“I’m 55 years old. I’ve been getting up at 3:00 in the morning for over 30 years, and it’s hard. It pretty much dictates your life,” Stephens said. “It’s a lot because I have to go to bed early at night. I miss a lot of engagements in the evenings and even on the weekends because my job has to come first. It’s hard when you get up that early. It might seem easy to some people and they say, ‘Oh you can take a nap,’ which I do take naps, but it’s hard to explain for me. I need to have x amount of sleep at night or when I wake up I can’t… it’s my job to wake everyone else up, so I need to be on top of my game and perky and I can’t be dower and I can’t be crabby. It’s challenging, but I’ve done it for so long, I love it. I couldn’t imagine working 9 to 5.”
Stephens said that the second most challenging aspect of her job is just trying to sort through all the information out there and make sure she mentions important information or events on air.
“There are so many things going on all the time, and it’s hard and it makes me feel bad when I see a poster somewhere and I’ll be like shoot, how did I miss that? I take what I do seriously, and I don’t ever want to forget anybody. It’s hard to collect all that information and to cull the information. It’s hard, it’s daunting and it’s a never-ending process. It’s challenging, in a good way. It’s also exhilarating that my mind has to go a million miles a minute. My other girlfriends in radio, we talk about that. We joke if we weren’t completely ADD we couldn’t do our jobs,” Stephens said.
Stephens has some straightforward advice for kids who want to be a journalist or a radio talk show host when they grow up.
“I would tell them not to do it. I’m not even trying to be funny. I would say only do it if you know without a doubt that you know that’s what you want to do. Because it takes a lot of tenacity, probably like many professions do these days. In this age of ‘fake news,’ that’s a word I don’t like, I guess I would say make sure you take a lot of time to study the ethics that are involved with the profession. What’s right? What’s wrong? How do you act as a conduit for that to the public? How do you make sure that what you are doing is the right thing? That’s one thing I would tell someone in journalism. I guess I don’t think of myself as a DJ. I really don’t know a lot about the music, and I don’t talk about it. I don’t know what I would tell someone about that, but probably like everything in life, have a passion for it, because work is hard. My job might not be perfect and I might not be Bill Gates, I might not be Mark Zuckerberg and I might not have a million dollars, but every day I come into work I get excited. I love what I do and I love waking people up and letting everyone know what’s going on,” Stephens said.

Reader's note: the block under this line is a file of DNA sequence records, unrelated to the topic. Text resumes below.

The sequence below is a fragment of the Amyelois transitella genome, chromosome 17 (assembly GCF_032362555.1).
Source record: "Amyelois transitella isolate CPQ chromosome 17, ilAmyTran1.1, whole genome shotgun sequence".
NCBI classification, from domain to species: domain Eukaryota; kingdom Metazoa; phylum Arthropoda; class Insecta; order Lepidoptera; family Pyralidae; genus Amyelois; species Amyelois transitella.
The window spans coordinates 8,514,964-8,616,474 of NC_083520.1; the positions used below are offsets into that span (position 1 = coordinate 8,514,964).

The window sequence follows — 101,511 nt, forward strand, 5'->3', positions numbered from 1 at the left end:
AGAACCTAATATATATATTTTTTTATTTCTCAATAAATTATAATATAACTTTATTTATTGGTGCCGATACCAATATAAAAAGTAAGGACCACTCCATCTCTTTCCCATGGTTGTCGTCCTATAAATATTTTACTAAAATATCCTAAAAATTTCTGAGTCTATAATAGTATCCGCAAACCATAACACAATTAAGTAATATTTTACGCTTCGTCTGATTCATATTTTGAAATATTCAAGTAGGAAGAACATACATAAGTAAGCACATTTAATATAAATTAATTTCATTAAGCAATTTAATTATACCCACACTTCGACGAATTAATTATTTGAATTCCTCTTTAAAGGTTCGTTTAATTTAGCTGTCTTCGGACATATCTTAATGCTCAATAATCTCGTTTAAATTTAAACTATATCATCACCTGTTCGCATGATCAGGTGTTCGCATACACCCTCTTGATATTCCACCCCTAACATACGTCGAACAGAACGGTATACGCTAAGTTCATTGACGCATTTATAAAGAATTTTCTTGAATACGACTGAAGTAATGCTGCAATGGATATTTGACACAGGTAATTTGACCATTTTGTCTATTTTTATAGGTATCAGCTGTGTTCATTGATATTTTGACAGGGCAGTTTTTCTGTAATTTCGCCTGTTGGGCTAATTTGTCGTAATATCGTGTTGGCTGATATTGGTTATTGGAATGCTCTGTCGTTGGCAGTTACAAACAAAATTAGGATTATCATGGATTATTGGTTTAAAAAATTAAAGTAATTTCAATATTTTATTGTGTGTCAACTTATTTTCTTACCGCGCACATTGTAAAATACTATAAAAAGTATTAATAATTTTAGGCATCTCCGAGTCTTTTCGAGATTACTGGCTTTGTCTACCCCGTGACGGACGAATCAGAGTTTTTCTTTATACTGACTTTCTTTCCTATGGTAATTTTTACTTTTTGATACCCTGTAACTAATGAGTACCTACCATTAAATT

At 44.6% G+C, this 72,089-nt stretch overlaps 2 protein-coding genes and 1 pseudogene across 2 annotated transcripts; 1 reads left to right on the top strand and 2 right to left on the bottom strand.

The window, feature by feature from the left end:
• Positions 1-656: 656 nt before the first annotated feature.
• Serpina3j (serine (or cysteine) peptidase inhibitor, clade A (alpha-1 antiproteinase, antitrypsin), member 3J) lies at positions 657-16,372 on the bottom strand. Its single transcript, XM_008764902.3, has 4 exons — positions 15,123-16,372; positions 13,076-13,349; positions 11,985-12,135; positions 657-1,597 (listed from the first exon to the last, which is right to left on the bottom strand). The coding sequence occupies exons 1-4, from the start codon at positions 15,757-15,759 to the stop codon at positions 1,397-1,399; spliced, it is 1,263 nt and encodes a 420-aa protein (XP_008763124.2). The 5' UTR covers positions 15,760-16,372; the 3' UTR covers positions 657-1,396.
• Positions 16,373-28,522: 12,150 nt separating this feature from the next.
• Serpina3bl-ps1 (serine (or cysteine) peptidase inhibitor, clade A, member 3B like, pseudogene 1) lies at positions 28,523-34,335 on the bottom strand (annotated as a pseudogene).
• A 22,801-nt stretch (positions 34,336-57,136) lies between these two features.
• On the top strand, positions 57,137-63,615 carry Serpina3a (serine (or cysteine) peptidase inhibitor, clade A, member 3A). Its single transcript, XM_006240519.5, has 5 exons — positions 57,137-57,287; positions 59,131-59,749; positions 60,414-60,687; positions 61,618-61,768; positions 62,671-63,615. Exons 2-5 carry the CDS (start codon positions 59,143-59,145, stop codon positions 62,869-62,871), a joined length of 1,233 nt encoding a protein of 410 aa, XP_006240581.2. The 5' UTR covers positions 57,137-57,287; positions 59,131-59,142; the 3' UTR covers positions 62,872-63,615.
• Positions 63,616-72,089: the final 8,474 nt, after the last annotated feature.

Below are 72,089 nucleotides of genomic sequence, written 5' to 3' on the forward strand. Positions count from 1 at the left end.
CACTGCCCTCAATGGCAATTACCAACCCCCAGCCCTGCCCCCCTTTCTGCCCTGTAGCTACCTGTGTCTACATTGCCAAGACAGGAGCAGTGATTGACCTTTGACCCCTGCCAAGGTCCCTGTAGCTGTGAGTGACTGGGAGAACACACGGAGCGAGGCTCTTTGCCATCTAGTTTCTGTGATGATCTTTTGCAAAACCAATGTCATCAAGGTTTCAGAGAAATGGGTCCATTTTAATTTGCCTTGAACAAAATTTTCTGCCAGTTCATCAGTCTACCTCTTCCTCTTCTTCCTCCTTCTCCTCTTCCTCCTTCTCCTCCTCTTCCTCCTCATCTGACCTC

At the end of the day, Stephens looks forward to the next early morning show.
“I love the energy of it. I love meeting people. I love talking to people. I love being in the middle of everything. I know I’m doing the right thing because I have a hunger and an interest for life and things that are going on,” Stephens said.

By Liam Ulland-Joy, 13, and Anna Martinson, 14, with contributions by Anja McBride, 13; Ava Larson 13; Anna Rayhorn, 13; Bria Larson, 11; Ivy Pomeroy, 9.

About 8-18 Media
This regular feature is produced by kids ages eight to eighteen in the 8-18 Media news bureau in Marquette. Our mission is to empower youth by giving them a significant voice. We report on youth issues that are of interest to all ages. In addition to stories in Marquette Monthly, we produce stories broadcast at 8:30 a.m. and 6:50 p.m. on Fridays on WMQT-Q107 Radio and at 9:34 a.m. on Sundays on WNMU Public Radio 90. We thank the Great Lakes Center for Youth Development for its continued support. If you have a story idea or would like to comment on our work, contact us at 8-18 Media, 123 West Baraga Avenue, Marquette, MI 49855, call 906-226-3911 ext. 107, e-mail 8-18media@gmail.com or visit www.upchildrensmuseum.org. 8-18 Media is a program of the U.P. Children’s Museum.